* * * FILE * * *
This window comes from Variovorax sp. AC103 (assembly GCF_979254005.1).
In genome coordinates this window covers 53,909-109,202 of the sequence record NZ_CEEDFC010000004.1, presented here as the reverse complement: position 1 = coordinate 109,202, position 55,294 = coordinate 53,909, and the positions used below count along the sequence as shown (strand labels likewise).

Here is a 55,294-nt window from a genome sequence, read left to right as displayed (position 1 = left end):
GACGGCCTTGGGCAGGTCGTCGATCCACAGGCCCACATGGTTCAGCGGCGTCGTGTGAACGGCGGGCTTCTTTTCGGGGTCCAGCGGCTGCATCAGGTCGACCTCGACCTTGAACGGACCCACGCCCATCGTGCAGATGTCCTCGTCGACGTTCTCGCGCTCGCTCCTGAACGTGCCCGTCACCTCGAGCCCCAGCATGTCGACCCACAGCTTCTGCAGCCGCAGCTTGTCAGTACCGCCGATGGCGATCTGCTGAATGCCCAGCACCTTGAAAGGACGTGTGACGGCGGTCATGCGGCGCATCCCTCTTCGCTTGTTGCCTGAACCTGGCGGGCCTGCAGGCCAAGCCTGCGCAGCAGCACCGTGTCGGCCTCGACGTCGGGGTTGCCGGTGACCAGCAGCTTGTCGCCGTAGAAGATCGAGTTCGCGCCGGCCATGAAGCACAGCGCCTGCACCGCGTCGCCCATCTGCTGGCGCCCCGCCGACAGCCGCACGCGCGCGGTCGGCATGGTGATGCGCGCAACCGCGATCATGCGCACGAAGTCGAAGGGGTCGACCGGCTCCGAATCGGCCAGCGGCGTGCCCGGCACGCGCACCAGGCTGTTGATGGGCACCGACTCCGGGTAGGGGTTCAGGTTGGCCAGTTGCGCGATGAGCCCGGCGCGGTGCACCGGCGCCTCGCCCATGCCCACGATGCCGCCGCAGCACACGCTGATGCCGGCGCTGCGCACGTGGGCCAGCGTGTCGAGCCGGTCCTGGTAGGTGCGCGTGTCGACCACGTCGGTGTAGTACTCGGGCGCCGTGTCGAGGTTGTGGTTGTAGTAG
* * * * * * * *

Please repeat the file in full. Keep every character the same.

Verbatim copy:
This window comes from Variovorax sp. AC103 (assembly GCF_979254005.1).
In genome coordinates this window covers 53,909-109,202 of the sequence record NZ_CEEDFC010000004.1, presented here as the reverse complement: position 1 = coordinate 109,202, position 55,294 = coordinate 53,909, and the positions used below count along the sequence as shown (strand labels likewise).

Here is a 55,294-nt window from a genome sequence, read left to right as displayed (position 1 = left end):
GACGGCCTTGGGCAGGTCGTCGATCCACAGGCCCACATGGTTCAGCGGCGTCGTGTGAACGGCGGGCTTCTTTTCGGGGTCCAGCGGCTGCATCAGGTCGACCTCGACCTTGAACGGACCCACGCCCATCGTGCAGATGTCCTCGTCGACGTTCTCGCGCTCGCTCCTGAACGTGCCCGTCACCTCGAGCCCCAGCATGTCGACCCACAGCTTCTGCAGCCGCAGCTTGTCAGTACCGCCGATGGCGATCTGCTGAATGCCCAGCACCTTGAAAGGACGTGTGACGGCGGTCATGCGGCGCATCCCTCTTCGCTTGTTGCCTGAACCTGGCGGGCCTGCAGGCCAAGCCTGCGCAGCAGCACCGTGTCGGCCTCGACGTCGGGGTTGCCGGTGACCAGCAGCTTGTCGCCGTAGAAGATCGAGTTCGCGCCGGCCATGAAGCACAGCGCCTGCACCGCGTCGCCCATCTGCTGGCGCCCCGCCGACAGCCGCACGCGCGCGGTCGGCATGGTGATGCGCGCAACCGCGATCATGCGCACGAAGTCGAAGGGGTCGACCGGCTCCGAATCGGCCAGCGGCGTGCCCGGCACGCGCACCAGGCTGTTGATGGGCACCGACTCCGGGTAGGGGTTCAGGTTGGCCAGTTGCGCGATGAGCCCGGCGCGGTGCACCGGCGCCTCGCCCATGCCCACGATGCCGCCGCAGCACACGCTGATGCCGGCGCTGCGCACGTGGGCCAGCGTGTCGAGCCGGTCCTGGTAGGTGCGCGTGTCGACCACGTCGGTGTAGTACTCGGGCGCCGTGTCGAGGTTGTGGTTGTAGTAG